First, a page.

In Reidsville, SR 23/SR 57/SR 121 intersect US 280/SR 30 (Brazell Street). Before leaving town, they curve to a nearly due-north routing. After that, they curve to the north-northeast and enter Collins, where they intersect SR 292 (Manassas Street). SR 23/SR 57/SR 121 curve to the north-northwest and enter Cobbtown. In town, they meet the eastern terminus of SR 152 (New Cobbtown Road). Approximately 400 feet (120 m) later, SR 57 continues straight ahead, while SR 23/SR 121 curve to the northeast and leave town just before entering Candler County. In Metter, they have an interchange with Interstate 16 (I-16; Jim Gillis Historic Savannah Parkway). In the main part of town, they intersect SR 46 (Broad Street). At this intersection, SR 23 splits off to the west, concurrent with SR 46 for a few blocks, while SR 121 continues straight ahead. At College Street, SR 23 splits off to the north-northeast and gradually curves to the northwest. It passes Candler County Hospital. Just after leaving town, it passes Willow Lake Golf Club and Byrd Cemetery. Farther to the northwest, the highway enters Emanuel County and crosses into the city limits of Twin City. In town, is an intersection with SR 192. At this intersection, SR 23 turns to the right and travels to the northeast. Then, it intersects US 80/SR 26. Just before leaving town, the route passes by Twin City Cemetery. After traveling through Garfield, it enters Jenkins County. The highway passes through rural areas of the county, curves to the east-southeast, and intersects US 25/SR 67/SR 121. The four highways head concurrently to the north-northeast. Then, they curve to the northeast and cross over the Ogeechee River just before entering Millen. In town, they intersect SR 17 Byp. (South Gray Street), which joins the concurrency. The five highways curve to a nearly due-north routing and intersect SR 17 (West Winthrope Avenue). At this intersection, SR 17 Byp. meets its northern terminus and US 25/SR 121 continue straight ahead, while SR 23/SR 67 turn right and follow SR 17 south. At Masonic Street, SR 17 and SR 23 split off to different directions, while SR 67 continues to the east. At Jordan Avenue, SR 23 curves to the northeast. Just after leaving town, it intersects SR 21 (Millen Bypass). Farther to the northeast, it crosses over Beaverdam Creek into Burke County. In Sardis, it intersects SR 24 (Charles Perry Avenue). In Girard, the highway begins a northwesterly routing. The highway enters Shell Bluff, where it intersects SR 80. Then, it passes Hagler Lake before meeting its northern terminus, an intersection with SR 56, just south of Augusta.[2]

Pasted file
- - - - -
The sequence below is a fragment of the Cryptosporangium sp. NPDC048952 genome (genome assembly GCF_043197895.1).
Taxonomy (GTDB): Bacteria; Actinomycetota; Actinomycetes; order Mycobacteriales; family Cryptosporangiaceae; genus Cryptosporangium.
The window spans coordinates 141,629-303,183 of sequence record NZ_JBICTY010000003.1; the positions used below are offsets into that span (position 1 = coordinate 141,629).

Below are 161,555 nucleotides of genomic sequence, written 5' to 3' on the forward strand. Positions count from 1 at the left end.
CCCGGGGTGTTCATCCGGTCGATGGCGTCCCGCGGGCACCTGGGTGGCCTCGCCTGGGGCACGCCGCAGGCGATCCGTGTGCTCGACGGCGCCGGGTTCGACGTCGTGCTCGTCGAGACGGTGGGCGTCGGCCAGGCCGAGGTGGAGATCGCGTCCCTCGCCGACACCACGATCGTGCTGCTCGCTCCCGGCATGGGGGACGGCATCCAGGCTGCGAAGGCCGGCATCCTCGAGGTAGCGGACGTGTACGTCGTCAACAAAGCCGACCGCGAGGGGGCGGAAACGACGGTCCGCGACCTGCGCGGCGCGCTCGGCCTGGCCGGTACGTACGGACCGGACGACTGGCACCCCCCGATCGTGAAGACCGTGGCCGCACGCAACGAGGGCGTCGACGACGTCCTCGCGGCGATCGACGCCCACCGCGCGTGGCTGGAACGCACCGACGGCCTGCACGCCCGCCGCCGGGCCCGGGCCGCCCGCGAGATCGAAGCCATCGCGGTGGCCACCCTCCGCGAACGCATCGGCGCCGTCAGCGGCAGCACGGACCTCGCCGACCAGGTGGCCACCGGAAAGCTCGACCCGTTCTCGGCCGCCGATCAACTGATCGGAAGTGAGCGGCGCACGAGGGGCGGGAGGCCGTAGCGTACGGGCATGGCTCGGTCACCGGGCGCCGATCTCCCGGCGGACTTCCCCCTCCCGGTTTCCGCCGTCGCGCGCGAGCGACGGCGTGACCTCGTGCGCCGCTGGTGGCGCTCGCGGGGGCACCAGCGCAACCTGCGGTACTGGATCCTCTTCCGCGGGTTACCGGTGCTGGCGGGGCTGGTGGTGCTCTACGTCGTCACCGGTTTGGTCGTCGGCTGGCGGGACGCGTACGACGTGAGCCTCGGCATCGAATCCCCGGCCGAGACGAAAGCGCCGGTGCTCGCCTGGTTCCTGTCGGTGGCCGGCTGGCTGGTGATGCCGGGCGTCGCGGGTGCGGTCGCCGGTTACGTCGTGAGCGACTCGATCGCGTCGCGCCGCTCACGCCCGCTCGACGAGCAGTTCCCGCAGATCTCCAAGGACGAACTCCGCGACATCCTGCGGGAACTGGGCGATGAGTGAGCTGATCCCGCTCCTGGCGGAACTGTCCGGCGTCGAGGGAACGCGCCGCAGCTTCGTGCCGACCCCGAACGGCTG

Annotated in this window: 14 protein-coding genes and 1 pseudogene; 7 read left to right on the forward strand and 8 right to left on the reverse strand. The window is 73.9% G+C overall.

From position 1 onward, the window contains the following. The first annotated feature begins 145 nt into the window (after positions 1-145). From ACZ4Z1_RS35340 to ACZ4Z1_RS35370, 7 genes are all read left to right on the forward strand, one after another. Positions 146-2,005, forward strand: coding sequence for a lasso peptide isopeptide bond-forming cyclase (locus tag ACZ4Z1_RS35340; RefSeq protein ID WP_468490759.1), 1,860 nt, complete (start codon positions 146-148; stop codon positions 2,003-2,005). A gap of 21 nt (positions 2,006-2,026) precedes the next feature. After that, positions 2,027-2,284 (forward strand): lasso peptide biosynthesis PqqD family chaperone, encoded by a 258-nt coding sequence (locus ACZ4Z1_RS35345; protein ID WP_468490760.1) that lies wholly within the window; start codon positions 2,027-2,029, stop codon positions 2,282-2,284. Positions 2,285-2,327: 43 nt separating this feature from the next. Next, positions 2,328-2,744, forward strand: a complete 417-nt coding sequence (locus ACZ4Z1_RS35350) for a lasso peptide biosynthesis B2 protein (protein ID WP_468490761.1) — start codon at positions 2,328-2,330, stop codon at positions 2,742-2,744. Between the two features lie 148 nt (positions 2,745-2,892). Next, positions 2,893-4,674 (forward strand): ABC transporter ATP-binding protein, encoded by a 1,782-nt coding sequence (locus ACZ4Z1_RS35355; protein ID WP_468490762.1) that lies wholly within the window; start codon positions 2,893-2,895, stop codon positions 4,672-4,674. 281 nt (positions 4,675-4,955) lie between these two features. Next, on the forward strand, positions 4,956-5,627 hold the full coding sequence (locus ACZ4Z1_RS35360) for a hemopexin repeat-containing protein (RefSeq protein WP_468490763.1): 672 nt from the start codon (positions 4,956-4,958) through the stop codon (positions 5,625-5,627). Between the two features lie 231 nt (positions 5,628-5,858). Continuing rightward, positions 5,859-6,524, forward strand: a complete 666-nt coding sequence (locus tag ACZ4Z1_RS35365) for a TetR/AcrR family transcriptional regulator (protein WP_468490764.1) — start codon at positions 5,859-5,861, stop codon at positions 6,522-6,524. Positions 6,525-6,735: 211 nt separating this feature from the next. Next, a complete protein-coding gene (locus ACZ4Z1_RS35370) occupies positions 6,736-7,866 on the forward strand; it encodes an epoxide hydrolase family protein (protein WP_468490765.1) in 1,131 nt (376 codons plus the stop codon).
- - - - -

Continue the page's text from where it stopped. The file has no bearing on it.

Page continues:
National Highway SystemEdit

There are three segments of SR 23 that are included as part of the National Highway System, a system of roadways important to the nation's economy, defense, and mobility:

  • The Folkston–Homeland segment (concurrent with US 1/US 23/US 301/SR 4/SR 15)
  • The Jesup–Ludowici segment (mostly concurrent with US 84/US 301/SR 38)
  • The section concurrent with US 25 southwest of Millen and into the city[3]

HistoryEdit

1920sEdit

SR 23 was established at least as early as 1919 on a different alignment than it travels today. It extended from SR 26 in Statesboro to SR 21 in Millen. At this time, SR 38 was established on SR 23's current path from Jesup to Ludowici. Also, an unnumbered road was established from SR 30 in Reidsville to SR 26 in Metter.[1] By the end of September 1921, the original path of SR 23 from Statesboro to Millen was shifted westward, to travel from SR 26 in Metter to SR 21 in Millen; this placed SR 23 on a concurrency with SR 26 from Metter to Graymont, the old name of Twin City. SR 23's former path was redesignated as portions of SR 46 and SR 67. SR 23 was extended southward to SR 30 in Reidsville, with a very brief concurrency with SR 30 there, then southeast to SR 25 in Darien.[1][4] By October 1926, SR 38's crossing over the Altamaha River, between Jesup and Ludowici, was indicated to have "no bridge or ferry". Also, US 17 was designated on SR 25 in Darien.[4][5]

1930sEdit